Tag Archives: activist investor

Patent Holders Learn to Adapt to More Investor Scrutiny

With a greater role in more businesses’ performance, patent assets and strategy are going under the microscope.

The required disclosure and hyper-scrutiny that small public patent licensing companies are subject to may be starting to affect larger, more defensive IP holders, including Apple, Intel and Sony. The increased interest is more likely to benefit those that perform.

In “Reveal Thyself,” the latest Intangible Investor in IAM Magazine, out next week, I look at how the heightened awareness of some tiny IP-centric companies, many of them NPEs with an out-licensing model, is likely to affect larger patent holders with diverse business models. Here is an excerpt:

IP success is no longer a “trust me” proposition for the terminally confused. Value and performance must be explained, and respect earned. For smaller patent holders looking to make a mark with licensing revenue, as well as for larger ones protecting profit margins, the first rule IP reporting is the same: under-promise and over-deliver. 

Not all public IP companies (PIPCOs) are driven by a simple out-licensing or assertion model.  Some are operating companies that sell products and conduct 0tightrope walker1R&D. (Colleen Chien may choose to believe otherwise, but not all small patent-rich businesses have assertion covenant written into their charter. “Patent assertion entity” (PAE), as a term, presumes a business’ raison d’être is litigation. It is disturbing that some anti-patent forces are trying to make it the defacto term for “licensing businesses.” Private and public licensing companies are not “suing machines” by nature. Enforcement is rarely their first choice. Some learn how to do it really well because they have to to succeed. All operating companies are to some extent non-practicing ones, too. It would be impossible to practice all of the patents they hold.)

The Genie is Out of the Bottle

Like biotech and entertainment industry stocks before them, PIPCOs are complex, typically speculative business models that fascinate many, even though their returns may eventually only satisfy a few. Their survival is inevitably market-based, and subject to a harsh eco-system. (It’s difficult avoiding that term.)  Ultimately, competition will determine who survives — and, as evolution has proved, the strongest typically do. PIPCOs success, failure and cross-breeding will create more valuable assets and  durable business models for ideas and innovation. They also will help provide a greater understanding of innovation rights and how they can be deployed.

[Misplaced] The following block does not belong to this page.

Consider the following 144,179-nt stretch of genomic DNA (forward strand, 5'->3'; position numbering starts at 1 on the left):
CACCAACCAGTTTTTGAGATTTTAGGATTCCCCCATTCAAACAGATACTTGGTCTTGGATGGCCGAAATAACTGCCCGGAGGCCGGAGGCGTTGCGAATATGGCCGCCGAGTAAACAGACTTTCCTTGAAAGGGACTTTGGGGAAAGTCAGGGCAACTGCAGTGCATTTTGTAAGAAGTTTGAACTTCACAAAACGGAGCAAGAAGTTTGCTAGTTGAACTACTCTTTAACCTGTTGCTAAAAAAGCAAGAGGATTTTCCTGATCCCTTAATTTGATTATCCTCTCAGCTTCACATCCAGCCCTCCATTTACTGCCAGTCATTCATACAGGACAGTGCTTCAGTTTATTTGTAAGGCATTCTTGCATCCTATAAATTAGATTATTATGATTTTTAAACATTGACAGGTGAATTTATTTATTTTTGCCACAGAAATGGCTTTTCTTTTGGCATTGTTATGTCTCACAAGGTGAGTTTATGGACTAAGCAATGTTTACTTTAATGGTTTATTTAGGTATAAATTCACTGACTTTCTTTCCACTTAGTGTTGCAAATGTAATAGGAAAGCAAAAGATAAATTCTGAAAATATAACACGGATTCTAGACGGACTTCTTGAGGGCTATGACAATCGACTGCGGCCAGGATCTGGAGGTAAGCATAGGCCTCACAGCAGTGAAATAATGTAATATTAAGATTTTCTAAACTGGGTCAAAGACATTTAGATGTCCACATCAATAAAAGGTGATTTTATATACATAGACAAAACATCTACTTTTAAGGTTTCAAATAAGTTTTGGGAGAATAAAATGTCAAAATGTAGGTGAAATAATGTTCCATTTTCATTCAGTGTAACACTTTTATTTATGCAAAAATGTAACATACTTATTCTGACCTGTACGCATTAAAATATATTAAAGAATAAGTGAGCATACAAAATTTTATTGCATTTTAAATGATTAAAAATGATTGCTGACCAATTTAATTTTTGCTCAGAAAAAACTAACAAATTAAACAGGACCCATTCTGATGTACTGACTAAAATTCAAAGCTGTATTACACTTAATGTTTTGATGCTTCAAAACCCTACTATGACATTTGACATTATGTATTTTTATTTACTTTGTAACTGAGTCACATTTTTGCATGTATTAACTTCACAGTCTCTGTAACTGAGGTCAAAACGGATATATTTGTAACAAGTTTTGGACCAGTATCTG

In today’s legal and legislative environment the key to business model success for patents may not be the “elephant hunter” hoping to bag the biggest prey. Lofty damages awards paid by Research in Motion, Microsoft, J&J and others, are a currently a relic of the past. Many large awards are reduced, retried and thrown out, and the economics and risk of patent litigation are less amenable to big game hunting.

If history is any indication, IP business model competition will be bloody but ultimately positive. Quality assets, good management and clear performance usually win out in the end not only in spite off the carcasses along the way, but also because of them.

Institutional investors, banks, pension funds and others are slowly becoming more familiar with the language and movements of IP performance. Their positions in smaller entities are among the driving forces, but so are is M&A, like Motorola’s sale to Google. Because PIPCOs are more directly affected by licensing and enforcement, and closely monitored for strengths and weaknesses, they may provide a better worthwhile, if more painful, learning experience.

Some investors may choose to look at larger patent holders through a similar lens. If it is inappropriate to do so then more relevant performance measures will have to be identified, such as market share maintained, profit margins protected and the number and cost of suits settled (or avoided). 

While not all patent-rich businesses or business models, small or large, are likely to succeed, focusing systematically on their performance is likely to lead to more robust survivors, and fewer disillusioned investors.

Image source: economictimes.com; marktomarket.com 

Battle Between Tessera and Activist IP Investor is Heating Up

Tessera says that Starboard Value wants to turn it from an R&D business into a patent “troll.”

The battle between activist investor Starboard Value and Tessera Technologies (NASDAQ: TSRA) took a nasty turn this week with Tessera publishing on May 6 a letter to shareholders explaining “the superiority of its IP business model” and how Starboard is determined to change it to a company that values lawyers over engineers.